Understanding Roman numerals is part of the maths national curriculum from 2014. Children in Year 3 will be expected to be able to tell the time on clocks that have Roman numerals. It is helpful for children to understand Roman numerals, as many clocks and watches have them.

In Year 4, children will be expected to be able to read Roman numerals up to 100, and 1000 in Year 5. They can learn how to do this HERE.

In order to tell the time, children need only to learn the Roman numerals for the numbers 1-12.

You could just get your child to memorise each of these, but in order to have a better understanding of the system, which will help them when they have to learn higher numbers in the system in years 4 and 5, it is best to explain to them how the system works.

Start by explaining that, in the Roman numeral system, certain special numbers are represented by letters.

The special numbers are 1, 5, and 10 (also 50, 100, 500 and 1000, but we don’t need these in order to tell the time).

Here are the letters that stand for these numbers:

Test your child by asking questions like ‘what does V stand for?’ ‘Which number is represented by the letter X’, etc. until you are happy that they are secure with which letter stands for each number and vice versa.

Ask your child how we might represent 2 with Roman numerals. Hopefully they will guess that 2 can be represented with two Is.

Now ask them: “How about 3?”

Now ask them: “How about 4?”

Your child will logically answer IIII, but explain that with Roman numerals, when we get to a number that is one less than a ‘special’ number we do something different.

Tell them that because 4 is one less than 5, and 5 has its own special letter (V)… we show the number 4 like this:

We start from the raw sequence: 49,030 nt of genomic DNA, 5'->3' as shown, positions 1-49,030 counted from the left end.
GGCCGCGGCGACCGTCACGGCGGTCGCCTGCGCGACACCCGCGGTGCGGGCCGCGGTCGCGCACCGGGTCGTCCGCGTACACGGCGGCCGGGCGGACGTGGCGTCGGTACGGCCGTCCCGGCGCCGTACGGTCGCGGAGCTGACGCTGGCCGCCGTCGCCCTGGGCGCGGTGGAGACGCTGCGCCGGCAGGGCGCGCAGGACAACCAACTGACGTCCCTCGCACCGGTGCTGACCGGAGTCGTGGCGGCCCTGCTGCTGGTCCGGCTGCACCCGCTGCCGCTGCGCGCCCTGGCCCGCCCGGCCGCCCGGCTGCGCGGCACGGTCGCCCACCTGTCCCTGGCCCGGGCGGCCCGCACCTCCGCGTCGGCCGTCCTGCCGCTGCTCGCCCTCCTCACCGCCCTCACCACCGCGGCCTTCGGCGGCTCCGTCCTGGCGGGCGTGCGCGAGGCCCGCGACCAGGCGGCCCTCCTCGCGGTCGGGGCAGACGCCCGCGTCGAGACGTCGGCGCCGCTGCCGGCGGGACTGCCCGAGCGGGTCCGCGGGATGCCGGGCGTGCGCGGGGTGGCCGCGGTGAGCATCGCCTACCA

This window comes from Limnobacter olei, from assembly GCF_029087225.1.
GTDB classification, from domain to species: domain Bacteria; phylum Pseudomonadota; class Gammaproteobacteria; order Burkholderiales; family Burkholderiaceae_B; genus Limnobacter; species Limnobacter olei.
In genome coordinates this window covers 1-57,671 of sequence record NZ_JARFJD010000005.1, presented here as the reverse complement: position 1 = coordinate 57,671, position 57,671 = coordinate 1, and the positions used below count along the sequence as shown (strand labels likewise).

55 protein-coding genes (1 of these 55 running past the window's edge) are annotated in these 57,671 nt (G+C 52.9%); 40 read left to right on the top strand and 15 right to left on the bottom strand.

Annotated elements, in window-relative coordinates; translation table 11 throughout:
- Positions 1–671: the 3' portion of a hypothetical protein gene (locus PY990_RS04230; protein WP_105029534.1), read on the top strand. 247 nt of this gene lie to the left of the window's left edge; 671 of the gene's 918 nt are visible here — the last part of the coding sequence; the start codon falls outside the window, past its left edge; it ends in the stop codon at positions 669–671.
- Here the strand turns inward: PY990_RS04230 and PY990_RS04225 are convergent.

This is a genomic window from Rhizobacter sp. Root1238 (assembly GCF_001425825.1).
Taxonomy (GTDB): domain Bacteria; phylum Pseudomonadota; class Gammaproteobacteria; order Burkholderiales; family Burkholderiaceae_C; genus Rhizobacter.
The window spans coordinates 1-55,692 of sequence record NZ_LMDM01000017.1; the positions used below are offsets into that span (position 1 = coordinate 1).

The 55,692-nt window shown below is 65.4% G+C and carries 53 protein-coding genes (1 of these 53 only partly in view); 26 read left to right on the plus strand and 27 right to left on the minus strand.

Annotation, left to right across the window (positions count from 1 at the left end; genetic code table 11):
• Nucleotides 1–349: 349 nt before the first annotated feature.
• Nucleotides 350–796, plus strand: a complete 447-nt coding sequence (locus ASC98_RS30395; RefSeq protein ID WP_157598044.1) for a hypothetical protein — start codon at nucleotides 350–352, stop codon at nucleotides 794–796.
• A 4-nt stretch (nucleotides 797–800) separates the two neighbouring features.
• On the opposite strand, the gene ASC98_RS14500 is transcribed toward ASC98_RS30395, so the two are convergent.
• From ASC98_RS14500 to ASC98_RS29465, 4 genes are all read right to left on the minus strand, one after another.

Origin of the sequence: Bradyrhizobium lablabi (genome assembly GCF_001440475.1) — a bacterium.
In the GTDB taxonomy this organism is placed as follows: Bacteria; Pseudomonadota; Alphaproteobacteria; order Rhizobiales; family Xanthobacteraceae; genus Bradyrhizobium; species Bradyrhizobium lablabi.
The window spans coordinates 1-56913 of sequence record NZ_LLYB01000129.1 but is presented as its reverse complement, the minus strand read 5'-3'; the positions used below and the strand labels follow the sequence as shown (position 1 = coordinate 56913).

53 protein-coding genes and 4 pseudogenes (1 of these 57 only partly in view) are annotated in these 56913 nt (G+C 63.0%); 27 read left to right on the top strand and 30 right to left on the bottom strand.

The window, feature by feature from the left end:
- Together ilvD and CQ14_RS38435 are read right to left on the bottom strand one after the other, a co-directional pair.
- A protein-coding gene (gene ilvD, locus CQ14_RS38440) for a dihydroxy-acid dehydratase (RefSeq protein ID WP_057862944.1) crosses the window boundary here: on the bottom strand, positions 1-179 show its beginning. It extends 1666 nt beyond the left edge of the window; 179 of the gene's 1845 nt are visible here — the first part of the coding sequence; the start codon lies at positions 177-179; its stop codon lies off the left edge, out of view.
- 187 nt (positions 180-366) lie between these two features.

Because the I is BEFORE the V, it shows that it is 1 LESS than V (5). This is quite a difficult concept for children to grasp, so make sure this is understood before moving on.

You could clarify this concept by explaining that whenever they see a letter that is lower in value to the LEFT of a higher value letter, then we subtract. Usually in Roman numerals, we see lower value letters to the RIGHT of the higher value letters.

Using this knowledge, ask your child how they think we will write the number 9 (remind them that ten is represented by the letter X).

Hopefully, they will be able to work out that 9 is IX.

Next, ask them what they think 6 might be.

Then 7, 8, etc. Explain that letters after a letter should be added to a letter.

Ask them: ‘What is the highest amount of Is together that you ever see?’

With Roman numerals, you will never see more than three of any letter together. It is important that they know this, as it is a way of them being able to check if they have written a Roman numeral correctly.

Tell them that 11 and 12 are generated in a similar way to 6 and 7. See if they can guess what letters will represent these numbers.

Go back to the beginning and ask your child to write the numbers 1 to 12 in Roman numerals… they should be able to do it if they remember the following points:

- 1 is represented by the letter I.
- 5 is represented by the letter V.
- 10 is represented by the letter X.
- All the numbers 1 to 12 can be made using just these three letters.
- You never have more than 3 of any letters in a row.
- When you come to the number BEFORE one that has a special letter for it, then you use that special letter and put an I before it to show that it is one less than the special number.

Check what your child has written against this chart:

Well done if they got them all correct!They can practise this skill more by playing this fun Roman numerals online game.